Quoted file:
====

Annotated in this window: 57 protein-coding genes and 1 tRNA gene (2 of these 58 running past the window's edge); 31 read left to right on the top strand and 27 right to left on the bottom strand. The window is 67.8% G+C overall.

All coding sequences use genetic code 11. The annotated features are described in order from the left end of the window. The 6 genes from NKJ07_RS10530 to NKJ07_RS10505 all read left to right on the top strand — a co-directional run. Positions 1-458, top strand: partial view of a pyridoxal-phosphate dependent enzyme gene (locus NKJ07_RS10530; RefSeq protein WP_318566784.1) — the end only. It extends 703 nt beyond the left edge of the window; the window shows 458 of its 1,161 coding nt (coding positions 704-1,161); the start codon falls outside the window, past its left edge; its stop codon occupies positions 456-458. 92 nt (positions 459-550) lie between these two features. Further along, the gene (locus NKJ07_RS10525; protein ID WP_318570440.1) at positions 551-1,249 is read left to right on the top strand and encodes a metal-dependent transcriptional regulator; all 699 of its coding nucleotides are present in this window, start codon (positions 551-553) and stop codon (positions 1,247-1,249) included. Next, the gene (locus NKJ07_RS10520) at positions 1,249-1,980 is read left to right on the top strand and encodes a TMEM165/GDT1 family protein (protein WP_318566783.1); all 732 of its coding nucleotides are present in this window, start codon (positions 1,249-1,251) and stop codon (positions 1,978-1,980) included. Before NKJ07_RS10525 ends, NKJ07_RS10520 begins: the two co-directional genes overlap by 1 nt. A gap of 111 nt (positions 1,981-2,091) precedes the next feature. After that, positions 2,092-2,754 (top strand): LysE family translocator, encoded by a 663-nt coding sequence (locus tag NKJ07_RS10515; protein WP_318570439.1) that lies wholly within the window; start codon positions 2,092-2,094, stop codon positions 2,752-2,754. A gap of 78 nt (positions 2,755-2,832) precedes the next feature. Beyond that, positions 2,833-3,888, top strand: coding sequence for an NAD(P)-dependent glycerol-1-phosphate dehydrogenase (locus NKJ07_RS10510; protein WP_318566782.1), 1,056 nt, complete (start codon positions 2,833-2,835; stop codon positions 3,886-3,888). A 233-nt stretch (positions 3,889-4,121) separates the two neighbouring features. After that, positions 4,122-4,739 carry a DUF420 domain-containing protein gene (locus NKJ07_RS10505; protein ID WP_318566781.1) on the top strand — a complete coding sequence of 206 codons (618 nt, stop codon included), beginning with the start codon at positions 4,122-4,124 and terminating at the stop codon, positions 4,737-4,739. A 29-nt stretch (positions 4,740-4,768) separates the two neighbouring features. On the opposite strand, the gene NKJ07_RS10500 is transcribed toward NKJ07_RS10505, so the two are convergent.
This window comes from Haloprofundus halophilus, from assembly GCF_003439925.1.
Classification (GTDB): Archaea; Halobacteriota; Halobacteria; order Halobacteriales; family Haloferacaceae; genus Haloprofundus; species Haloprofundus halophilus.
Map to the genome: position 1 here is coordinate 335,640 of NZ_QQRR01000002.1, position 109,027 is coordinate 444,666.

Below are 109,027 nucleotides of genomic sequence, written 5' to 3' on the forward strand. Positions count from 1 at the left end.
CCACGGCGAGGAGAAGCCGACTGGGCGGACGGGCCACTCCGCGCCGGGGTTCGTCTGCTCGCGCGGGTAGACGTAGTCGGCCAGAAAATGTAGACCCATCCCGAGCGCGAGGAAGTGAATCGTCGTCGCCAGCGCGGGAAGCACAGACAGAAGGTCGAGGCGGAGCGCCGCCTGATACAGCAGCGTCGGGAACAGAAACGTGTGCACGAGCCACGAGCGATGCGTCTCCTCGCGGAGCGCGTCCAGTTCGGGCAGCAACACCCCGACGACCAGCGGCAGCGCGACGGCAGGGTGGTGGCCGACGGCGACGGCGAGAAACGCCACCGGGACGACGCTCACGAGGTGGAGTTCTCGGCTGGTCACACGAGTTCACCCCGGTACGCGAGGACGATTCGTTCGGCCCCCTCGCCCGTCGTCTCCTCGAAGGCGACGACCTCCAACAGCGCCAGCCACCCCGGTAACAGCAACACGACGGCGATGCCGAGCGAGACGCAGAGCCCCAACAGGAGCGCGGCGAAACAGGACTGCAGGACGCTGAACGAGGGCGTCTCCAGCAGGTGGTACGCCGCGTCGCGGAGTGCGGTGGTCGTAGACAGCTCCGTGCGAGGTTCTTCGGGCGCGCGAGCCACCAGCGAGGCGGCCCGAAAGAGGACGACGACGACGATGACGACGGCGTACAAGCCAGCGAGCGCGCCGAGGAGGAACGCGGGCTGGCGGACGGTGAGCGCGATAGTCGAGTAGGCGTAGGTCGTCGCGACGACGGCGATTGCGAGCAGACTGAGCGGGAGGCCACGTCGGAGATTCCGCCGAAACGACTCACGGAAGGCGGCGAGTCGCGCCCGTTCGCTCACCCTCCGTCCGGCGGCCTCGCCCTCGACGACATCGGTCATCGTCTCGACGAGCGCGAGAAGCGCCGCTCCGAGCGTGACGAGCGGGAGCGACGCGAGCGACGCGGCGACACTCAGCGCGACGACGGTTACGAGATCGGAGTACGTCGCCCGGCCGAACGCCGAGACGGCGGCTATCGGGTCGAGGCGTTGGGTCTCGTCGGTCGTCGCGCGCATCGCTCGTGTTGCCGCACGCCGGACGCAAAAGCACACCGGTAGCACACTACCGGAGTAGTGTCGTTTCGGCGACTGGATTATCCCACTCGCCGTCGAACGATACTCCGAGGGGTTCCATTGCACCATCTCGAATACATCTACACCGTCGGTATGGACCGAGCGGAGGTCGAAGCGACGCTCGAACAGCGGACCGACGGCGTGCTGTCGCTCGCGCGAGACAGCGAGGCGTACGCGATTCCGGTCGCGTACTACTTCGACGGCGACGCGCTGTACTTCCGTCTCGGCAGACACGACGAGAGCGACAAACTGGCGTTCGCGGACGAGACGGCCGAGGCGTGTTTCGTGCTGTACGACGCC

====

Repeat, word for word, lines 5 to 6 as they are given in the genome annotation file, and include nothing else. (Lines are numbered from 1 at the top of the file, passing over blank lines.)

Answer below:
Map to the genome: position 1 here is coordinate 335,640 of NZ_QQRR01000002.1, position 109,027 is coordinate 444,666.

Below are 109,027 nucleotides of genomic sequence, written 5' to 3' on the forward strand. Positions count from 1 at the left end.